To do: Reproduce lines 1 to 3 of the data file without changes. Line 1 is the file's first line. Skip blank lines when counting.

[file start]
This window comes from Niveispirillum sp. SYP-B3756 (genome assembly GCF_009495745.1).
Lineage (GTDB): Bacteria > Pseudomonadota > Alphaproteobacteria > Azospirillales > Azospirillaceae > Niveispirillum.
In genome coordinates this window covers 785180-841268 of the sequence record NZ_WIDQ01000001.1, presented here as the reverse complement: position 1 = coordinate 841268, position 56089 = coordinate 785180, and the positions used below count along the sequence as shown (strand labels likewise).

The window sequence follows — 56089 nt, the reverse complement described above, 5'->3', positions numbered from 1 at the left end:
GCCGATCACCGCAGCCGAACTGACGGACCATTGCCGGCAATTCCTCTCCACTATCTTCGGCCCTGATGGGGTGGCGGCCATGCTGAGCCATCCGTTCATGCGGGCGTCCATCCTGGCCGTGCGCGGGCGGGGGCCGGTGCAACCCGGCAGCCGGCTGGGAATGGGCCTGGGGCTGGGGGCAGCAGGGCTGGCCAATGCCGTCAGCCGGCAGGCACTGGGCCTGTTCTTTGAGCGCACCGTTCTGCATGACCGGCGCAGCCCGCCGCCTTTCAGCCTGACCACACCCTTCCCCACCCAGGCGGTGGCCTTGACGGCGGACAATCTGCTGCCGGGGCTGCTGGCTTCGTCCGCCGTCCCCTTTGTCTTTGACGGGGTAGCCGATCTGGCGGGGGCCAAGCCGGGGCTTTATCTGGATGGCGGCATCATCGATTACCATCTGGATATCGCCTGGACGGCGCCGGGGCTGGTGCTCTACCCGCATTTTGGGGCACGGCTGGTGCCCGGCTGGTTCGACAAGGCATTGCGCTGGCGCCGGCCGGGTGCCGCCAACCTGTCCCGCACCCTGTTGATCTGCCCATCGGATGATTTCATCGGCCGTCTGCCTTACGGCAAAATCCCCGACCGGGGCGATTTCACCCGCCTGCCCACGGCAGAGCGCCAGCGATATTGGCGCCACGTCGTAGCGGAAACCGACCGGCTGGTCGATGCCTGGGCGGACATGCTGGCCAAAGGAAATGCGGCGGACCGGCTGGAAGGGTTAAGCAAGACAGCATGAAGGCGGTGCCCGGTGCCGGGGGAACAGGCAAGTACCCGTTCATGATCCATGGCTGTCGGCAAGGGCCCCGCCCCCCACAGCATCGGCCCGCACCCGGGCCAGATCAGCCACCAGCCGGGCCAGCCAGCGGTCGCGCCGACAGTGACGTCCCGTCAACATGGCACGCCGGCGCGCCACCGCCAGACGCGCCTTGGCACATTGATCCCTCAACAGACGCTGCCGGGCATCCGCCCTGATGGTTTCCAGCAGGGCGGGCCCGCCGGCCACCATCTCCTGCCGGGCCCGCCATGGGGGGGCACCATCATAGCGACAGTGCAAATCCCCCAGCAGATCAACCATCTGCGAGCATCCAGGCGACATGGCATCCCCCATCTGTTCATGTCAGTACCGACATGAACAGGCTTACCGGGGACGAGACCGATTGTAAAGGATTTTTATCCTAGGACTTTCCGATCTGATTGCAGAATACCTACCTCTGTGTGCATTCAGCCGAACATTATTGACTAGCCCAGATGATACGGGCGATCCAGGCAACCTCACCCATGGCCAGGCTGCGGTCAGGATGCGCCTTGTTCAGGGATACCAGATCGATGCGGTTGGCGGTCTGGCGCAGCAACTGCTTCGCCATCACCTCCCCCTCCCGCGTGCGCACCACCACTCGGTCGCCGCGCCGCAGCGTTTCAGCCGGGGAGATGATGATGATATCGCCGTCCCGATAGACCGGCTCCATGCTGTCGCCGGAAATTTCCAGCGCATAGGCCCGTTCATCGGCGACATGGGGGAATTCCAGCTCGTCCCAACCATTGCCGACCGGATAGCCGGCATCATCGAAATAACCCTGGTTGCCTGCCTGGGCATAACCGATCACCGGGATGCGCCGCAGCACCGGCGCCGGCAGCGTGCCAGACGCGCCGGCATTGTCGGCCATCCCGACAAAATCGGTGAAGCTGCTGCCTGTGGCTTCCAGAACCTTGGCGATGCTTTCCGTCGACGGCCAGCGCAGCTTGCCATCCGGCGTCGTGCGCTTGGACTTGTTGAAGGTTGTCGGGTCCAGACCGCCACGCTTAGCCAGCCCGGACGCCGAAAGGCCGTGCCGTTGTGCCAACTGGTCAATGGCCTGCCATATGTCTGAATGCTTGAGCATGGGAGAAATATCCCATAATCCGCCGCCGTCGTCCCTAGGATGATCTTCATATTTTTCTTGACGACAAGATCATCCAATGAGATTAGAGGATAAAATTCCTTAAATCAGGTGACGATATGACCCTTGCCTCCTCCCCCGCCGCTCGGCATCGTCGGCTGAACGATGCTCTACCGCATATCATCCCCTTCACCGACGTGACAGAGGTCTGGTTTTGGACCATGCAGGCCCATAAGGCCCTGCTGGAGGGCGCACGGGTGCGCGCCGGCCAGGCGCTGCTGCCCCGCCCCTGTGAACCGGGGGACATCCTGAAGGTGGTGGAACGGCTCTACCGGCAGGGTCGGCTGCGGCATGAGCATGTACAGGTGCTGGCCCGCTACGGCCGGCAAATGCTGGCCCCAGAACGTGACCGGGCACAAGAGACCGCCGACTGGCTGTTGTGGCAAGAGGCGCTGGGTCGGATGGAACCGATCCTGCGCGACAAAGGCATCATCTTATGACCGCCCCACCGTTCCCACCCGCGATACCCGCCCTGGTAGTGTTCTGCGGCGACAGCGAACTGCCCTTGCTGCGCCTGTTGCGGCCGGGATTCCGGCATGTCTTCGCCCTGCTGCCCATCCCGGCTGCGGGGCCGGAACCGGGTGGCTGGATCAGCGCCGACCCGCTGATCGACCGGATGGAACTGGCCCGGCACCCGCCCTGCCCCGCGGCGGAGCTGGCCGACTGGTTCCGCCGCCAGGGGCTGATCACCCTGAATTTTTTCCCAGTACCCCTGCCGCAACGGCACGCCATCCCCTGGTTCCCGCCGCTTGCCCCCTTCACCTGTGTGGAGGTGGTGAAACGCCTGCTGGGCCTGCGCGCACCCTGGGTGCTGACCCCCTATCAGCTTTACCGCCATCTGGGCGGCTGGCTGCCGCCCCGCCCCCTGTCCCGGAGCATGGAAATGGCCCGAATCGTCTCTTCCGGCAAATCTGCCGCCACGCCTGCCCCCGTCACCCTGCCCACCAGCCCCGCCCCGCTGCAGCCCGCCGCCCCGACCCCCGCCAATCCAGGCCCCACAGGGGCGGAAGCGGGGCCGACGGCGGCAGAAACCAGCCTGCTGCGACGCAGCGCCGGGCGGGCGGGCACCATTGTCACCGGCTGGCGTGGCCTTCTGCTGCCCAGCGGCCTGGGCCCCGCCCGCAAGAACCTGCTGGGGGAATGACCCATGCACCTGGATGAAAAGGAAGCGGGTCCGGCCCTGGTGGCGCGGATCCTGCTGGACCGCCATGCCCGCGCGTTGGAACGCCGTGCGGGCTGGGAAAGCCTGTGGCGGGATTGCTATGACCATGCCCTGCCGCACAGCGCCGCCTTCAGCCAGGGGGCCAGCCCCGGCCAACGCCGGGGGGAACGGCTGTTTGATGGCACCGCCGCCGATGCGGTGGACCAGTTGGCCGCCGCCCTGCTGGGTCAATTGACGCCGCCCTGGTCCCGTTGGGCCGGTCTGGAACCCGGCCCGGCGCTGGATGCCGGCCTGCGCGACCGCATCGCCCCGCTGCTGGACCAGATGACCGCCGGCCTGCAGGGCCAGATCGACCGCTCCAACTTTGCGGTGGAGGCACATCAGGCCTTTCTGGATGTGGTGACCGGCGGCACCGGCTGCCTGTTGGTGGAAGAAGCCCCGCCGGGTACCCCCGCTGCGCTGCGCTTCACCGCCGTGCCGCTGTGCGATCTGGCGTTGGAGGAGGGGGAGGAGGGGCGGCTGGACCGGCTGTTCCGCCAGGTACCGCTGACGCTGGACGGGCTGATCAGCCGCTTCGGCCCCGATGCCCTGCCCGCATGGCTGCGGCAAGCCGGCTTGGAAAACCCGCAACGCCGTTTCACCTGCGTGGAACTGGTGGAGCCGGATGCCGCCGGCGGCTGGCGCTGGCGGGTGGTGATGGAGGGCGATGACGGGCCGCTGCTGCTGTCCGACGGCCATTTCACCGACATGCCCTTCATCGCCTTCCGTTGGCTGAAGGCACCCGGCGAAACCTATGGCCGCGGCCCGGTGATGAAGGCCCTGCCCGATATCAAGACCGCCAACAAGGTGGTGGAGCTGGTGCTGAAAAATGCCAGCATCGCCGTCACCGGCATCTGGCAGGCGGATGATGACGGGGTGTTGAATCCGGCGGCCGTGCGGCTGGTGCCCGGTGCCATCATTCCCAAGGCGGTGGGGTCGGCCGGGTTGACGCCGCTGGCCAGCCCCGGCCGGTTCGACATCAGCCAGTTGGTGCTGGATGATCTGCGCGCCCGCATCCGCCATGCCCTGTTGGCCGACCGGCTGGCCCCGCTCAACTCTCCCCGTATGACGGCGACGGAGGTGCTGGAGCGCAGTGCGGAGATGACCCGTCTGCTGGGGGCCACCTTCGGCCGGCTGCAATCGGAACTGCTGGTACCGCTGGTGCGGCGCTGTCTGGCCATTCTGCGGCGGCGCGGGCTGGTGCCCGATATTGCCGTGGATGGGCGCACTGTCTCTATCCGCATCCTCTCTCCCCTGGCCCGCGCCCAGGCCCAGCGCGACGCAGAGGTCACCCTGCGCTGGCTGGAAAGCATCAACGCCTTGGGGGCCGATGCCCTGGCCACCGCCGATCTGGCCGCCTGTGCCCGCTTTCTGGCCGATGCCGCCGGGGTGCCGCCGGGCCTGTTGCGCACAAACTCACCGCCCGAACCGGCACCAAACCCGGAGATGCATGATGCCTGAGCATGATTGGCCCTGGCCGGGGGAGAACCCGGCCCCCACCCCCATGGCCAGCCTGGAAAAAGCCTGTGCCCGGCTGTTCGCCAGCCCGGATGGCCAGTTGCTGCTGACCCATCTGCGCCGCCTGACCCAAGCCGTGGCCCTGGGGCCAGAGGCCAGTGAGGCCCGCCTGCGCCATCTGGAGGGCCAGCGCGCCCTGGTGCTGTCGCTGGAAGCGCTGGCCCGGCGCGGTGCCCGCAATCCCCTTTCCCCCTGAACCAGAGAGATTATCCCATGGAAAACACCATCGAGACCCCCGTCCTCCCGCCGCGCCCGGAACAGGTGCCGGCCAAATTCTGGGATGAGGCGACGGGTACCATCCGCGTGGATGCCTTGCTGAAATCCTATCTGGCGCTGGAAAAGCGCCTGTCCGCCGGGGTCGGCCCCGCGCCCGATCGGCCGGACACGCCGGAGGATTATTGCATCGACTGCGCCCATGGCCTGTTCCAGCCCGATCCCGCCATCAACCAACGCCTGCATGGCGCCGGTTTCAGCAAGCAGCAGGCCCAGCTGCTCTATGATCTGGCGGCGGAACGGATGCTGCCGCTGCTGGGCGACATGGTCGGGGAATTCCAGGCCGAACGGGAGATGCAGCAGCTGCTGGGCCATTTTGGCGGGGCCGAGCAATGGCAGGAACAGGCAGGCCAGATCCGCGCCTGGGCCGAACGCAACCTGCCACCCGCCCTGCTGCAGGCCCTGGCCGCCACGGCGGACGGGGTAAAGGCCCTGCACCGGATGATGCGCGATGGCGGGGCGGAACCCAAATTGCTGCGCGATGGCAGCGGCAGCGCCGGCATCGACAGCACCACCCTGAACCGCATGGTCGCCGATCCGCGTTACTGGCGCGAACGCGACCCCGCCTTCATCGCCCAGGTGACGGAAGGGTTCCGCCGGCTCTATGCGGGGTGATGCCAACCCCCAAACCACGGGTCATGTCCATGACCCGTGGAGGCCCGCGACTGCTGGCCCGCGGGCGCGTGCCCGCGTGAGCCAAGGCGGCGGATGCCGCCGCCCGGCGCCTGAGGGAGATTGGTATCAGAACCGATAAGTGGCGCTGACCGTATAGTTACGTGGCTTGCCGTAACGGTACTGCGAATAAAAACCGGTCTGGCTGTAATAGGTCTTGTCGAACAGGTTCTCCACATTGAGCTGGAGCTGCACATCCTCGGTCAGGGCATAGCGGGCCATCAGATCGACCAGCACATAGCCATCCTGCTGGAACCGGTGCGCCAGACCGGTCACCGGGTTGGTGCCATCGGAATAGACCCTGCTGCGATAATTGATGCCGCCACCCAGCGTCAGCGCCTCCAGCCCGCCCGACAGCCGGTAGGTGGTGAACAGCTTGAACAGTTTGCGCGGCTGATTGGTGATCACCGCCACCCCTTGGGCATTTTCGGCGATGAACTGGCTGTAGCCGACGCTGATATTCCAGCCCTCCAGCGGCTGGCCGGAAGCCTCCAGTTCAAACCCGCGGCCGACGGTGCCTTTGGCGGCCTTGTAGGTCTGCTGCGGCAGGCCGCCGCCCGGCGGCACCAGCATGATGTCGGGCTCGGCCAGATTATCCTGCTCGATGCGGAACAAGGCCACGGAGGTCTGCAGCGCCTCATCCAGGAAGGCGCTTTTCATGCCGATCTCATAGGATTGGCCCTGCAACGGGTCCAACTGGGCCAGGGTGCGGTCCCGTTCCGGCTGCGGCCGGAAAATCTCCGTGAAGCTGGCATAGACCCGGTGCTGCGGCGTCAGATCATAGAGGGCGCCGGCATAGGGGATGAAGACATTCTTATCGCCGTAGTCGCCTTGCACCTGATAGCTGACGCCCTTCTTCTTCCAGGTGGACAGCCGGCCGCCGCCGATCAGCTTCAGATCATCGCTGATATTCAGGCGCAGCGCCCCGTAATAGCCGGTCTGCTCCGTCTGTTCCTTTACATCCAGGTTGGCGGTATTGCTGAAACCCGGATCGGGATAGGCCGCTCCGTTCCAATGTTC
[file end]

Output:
This window comes from Niveispirillum sp. SYP-B3756 (genome assembly GCF_009495745.1).
Lineage (GTDB): Bacteria > Pseudomonadota > Alphaproteobacteria > Azospirillales > Azospirillaceae > Niveispirillum.
In genome coordinates this window covers 785180-841268 of the sequence record NZ_WIDQ01000001.1, presented here as the reverse complement: position 1 = coordinate 841268, position 56089 = coordinate 785180, and the positions used below count along the sequence as shown (strand labels likewise).